De « l’Irish Settlement » à la ville de Saint-Colomban

Dés 1821 des immigrants irlandais s’implantent sur le territoire du futur Saint-Colomban. Les lieux encore inoccupés n’offrent qu’un sol médiocre couvert de forêts. Malgré des conditions inhospitalières, une colonie naîtra au cours des années subséquentes, tout d’abord sous l’auspice du sulpicien Richard Jackson et à partir de 1835, de son remplaçant de la même congrégation, Patrick Phelan, futur évêque de Kingston, Ontario. L’établissement est connu alors sous l*appellation de Rivière du Nord, paroisse Sainte-Scholastique ou encore de « l’Irish settlement ».

En 1830, les habitants se réunissent afin de déterminer le meilleur endroit possible pour l’érection d’une chapelle dont le patronyme Saint-Colomban choisit par Mgr. Jean-Jacques Lartigue, réfère au célèbre moine Irlandais fondateur de plusieurs monastères en Europe. La construction d’un modeste lieu de culte voit le jour l’année suivante.
Le 14 octobre 1835 l’élection de marguilliers marque le début officiel de la paroisse de Saint-Colomban. En date du 28 décembre 1836, John Phelan cède à la Fabrique une partie de sa terre en vu de permettre la mise en place du présent cimetière.

Les aléas de l’Histoire firent en sorte de voir l’ethnie fondatrice disparaître graduellement au fil des décennies, mais le territoire conserve bien présent, les traces tangibles et immatérielles de leur apport ethno-historique celtique.

In the spring of 2010, three monument walls were constructed. Mounted onto these walls were the broken headstones (some dating back to the early 1800’s ) that were found in the area.  These monument walls are dedicated to over 700 Irish immigrants and their descendants who were laid to rest in the St. Columban cemetery. Over the years their burial markers disappeared.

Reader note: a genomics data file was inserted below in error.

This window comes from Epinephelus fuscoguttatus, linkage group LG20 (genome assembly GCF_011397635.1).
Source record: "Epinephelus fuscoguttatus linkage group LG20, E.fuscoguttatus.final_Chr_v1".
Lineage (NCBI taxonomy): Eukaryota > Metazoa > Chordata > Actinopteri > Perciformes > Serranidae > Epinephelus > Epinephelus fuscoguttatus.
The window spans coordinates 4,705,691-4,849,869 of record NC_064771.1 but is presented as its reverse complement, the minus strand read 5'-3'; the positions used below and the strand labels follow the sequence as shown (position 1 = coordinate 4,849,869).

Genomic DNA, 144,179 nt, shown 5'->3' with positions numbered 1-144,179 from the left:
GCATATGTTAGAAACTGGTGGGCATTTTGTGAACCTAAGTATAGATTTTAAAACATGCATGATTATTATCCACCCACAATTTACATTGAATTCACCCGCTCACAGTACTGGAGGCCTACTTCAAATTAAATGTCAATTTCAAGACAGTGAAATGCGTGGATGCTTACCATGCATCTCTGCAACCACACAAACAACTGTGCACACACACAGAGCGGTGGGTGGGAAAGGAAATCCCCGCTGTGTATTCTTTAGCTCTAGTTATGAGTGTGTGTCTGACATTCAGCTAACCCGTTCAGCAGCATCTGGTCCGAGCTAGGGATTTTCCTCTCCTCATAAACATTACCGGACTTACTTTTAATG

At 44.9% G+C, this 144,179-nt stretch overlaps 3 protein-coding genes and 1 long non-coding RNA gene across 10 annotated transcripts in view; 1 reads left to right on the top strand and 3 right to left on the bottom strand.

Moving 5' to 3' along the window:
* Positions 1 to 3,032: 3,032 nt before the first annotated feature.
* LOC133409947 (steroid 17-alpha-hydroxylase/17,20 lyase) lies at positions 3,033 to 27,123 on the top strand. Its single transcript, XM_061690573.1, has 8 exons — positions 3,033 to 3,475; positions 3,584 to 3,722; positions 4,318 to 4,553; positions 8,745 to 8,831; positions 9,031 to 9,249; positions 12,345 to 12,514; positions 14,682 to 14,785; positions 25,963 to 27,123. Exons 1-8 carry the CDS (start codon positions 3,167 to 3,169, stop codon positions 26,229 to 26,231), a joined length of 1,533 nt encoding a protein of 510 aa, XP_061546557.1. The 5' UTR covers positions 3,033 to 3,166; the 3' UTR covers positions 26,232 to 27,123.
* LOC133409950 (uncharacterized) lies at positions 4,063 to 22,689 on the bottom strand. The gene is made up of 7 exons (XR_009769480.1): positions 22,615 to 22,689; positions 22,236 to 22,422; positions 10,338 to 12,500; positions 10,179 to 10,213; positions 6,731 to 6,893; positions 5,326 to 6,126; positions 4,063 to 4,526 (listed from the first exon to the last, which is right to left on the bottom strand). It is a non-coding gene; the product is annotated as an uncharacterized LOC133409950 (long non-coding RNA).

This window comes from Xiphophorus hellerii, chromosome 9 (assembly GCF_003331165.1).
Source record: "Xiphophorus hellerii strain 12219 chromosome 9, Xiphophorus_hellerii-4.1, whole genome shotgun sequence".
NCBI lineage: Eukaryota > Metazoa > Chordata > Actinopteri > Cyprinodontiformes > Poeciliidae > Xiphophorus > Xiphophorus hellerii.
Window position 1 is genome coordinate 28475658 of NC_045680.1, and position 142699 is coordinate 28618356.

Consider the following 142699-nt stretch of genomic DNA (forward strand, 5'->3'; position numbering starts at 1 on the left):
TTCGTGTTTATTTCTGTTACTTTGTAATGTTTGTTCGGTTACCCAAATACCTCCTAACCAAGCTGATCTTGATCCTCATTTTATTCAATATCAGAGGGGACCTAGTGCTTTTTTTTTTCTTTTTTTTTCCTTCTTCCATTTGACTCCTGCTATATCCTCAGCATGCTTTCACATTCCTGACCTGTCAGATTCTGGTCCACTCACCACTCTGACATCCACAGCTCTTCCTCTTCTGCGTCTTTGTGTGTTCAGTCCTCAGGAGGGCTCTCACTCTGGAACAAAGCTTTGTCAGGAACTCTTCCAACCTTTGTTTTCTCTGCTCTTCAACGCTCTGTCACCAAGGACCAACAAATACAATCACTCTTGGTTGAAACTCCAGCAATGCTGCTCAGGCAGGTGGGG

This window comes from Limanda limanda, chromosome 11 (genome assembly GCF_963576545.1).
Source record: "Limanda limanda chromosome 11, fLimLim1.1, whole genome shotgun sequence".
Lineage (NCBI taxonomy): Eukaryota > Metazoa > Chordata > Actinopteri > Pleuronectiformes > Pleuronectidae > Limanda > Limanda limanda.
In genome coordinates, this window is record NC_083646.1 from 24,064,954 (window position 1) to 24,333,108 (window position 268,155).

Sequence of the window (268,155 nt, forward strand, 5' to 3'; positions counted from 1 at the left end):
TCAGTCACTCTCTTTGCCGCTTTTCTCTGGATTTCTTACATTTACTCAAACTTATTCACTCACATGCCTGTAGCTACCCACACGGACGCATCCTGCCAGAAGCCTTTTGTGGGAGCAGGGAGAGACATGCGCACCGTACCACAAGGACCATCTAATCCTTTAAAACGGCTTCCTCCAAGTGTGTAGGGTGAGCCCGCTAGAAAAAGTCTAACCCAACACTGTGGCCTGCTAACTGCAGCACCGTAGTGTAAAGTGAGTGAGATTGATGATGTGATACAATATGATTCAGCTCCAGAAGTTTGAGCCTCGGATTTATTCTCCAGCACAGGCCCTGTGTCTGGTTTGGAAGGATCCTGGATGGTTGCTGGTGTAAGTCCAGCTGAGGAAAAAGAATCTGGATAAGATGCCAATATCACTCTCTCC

On July 3rd a procession was held from the church to the cemetery. It was led by Father Mike McKenna. The walls were then consecrated in an emotional and heart-lifting ceremony.

Depuis le printemps 2010, trois structures de briques intégrant les pierres tombales brisées du cimetière de Saint-Colomban, ornent le centre de la partie initiale de l’espace consacré.  Elles commémorent les quelques 700 personnes d’origine irlandaise inhumées dans le cimetière de la paroisse de Saint-Colomban sans aucun monument funéraire.

Le 3 juillet de la même année, une cérémonie inaugure l’ouvrage, fruit d’un partenariat fructueux entre les membres du Comité de mise en valeur des pierres tombales brisées et divers intervenants dont:

Tiomanta don bhreis is 700 deoraí, de shliocht Éireannach, a deir na croinicí a cuireadh sa reilig seo gan leac gan cuimhne.

This project came to fruition because of the dedication, hard work and donations of the Irish descendants and friends of St. Columban including:

The St. Patrick's Society of Montreal

La  Fabrique de St-Colomban

La ville de St-Colomban

Le comité responsable pour la conception et la réalisation de monument ce compose des personnes suivantes:

The Committee responsible for the conception, design and construction of this project are:

Claude Bourguignon
Fergus V. Keyes
Jeff Legault
Anne McLaughlin
Kenneth Neil
Audrey O’Rourke-Gossage
Kelley O'Rourke-Thomassin

 on: November 05, 2013, 11:05:18 AM 
Started by Jeff Legault - Last post by Jeff Legault
The 1921 Census of Canada is the most recent census available to the public and its records cover Canada's peak immigration period, the rise of aboriginal and women's rights and the formation of this country's modern identity.

You can search the records of the entire collection for FREE now via the link below!